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Publication numberUS20090252576 A1
Publication typeApplication
Application numberUS 12/098,151
Publication dateOct 8, 2009
Filing dateApr 4, 2008
Priority dateApr 4, 2008
Also published asCA2719701A1, CA2719701C, CA2820152A1, CN102016223A, CN102016223B, US8016536, WO2009121172A1
Publication number098151, 12098151, US 2009/0252576 A1, US 2009/252576 A1, US 20090252576 A1, US 20090252576A1, US 2009252576 A1, US 2009252576A1, US-A1-20090252576, US-A1-2009252576, US2009/0252576A1, US2009/252576A1, US20090252576 A1, US20090252576A1, US2009252576 A1, US2009252576A1
InventorsAndrew Gerber, Douglas A. Hunter
Original AssigneeNabors Global Holdings Ltd.
Export CitationBiBTeX, EndNote, RefMan
External Links: USPTO, USPTO Assignment, Espacenet
Pipe-handling apparatus and methods
US 20090252576 A1
Abstract
Apparatus and methods for moving a tubular member to and from an elevated drilling rig floor. In one embodiment, the apparatus comprises a support structure configured to be positioned adjacent a pipe rack. A carrier is moveably coupled to the support structure, and a carriage is moveably coupled to the carrier. A trough extends longitudinally over the support structure and is moveably coupled to the carriage, the trough being configured to receive a tubular member. The trough is operable to tilt relative to the support structure. A lift arm is operable to move the carriage relative to the support structure thereby also moving the tubular member received in the trough. Indexers may urge the tubular member toward or away from the trough. Pick up arms are operable to retrieve a tubular member from an adjacent pipe rack, or to place the tubular there for storage.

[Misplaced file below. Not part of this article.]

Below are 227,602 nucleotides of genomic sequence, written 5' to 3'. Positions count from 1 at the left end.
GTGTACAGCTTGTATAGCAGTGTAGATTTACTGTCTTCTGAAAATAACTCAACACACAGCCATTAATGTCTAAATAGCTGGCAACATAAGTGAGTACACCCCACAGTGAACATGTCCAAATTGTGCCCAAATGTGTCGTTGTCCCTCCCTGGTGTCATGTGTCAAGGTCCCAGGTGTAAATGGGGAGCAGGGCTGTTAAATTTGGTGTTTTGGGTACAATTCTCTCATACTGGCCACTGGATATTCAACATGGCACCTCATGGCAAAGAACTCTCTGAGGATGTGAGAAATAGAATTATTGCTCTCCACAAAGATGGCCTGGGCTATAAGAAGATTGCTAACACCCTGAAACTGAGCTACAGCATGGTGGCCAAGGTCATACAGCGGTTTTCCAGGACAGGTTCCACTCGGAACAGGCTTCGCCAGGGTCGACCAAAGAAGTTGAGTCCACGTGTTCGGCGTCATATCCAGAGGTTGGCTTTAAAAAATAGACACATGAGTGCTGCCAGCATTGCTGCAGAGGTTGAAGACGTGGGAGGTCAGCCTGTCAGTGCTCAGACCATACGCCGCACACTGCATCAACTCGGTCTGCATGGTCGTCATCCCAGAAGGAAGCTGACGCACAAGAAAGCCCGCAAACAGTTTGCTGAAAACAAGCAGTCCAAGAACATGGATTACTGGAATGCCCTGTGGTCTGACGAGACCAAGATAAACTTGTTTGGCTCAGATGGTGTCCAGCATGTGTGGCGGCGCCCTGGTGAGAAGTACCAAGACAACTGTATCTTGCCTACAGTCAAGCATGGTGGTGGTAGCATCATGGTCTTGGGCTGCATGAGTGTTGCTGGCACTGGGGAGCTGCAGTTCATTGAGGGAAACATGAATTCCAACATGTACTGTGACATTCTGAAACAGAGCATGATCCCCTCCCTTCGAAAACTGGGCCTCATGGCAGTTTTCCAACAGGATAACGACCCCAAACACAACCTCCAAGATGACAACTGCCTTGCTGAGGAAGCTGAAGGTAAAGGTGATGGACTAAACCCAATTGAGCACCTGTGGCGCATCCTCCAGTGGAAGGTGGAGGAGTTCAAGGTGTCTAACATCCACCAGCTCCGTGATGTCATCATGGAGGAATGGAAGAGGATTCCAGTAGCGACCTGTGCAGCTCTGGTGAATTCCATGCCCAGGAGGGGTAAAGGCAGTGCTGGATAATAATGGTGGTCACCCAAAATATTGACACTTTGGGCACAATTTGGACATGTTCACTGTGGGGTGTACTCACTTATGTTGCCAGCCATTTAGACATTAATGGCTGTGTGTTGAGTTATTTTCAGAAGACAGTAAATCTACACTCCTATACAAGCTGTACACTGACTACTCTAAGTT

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Claims(20)
1. An apparatus for moving a tubular member, comprising:
a support structure configured to be positioned adjacent a pipe rack;
a carrier moveably coupled to the support structure;
a carriage moveably coupled to the carrier;
a trough extending longitudinally over the support structure and moveably coupled to the carriage, the trough configured to receive a tubular member;
a lift arm coupled between the support structure and the carrier and operable to move the carrier and carriage relative to the support structure, thereby also moving the tubular member received in the trough;
a plurality of indexers each coupled to the support structure and operable to urge the tubular member toward the trough; and
a plurality of pick up arms each slidingly engaged with a corresponding one of the plurality of indexers and operable to retrieve the tubular member from the pipe rack by tilting relative to the support structure.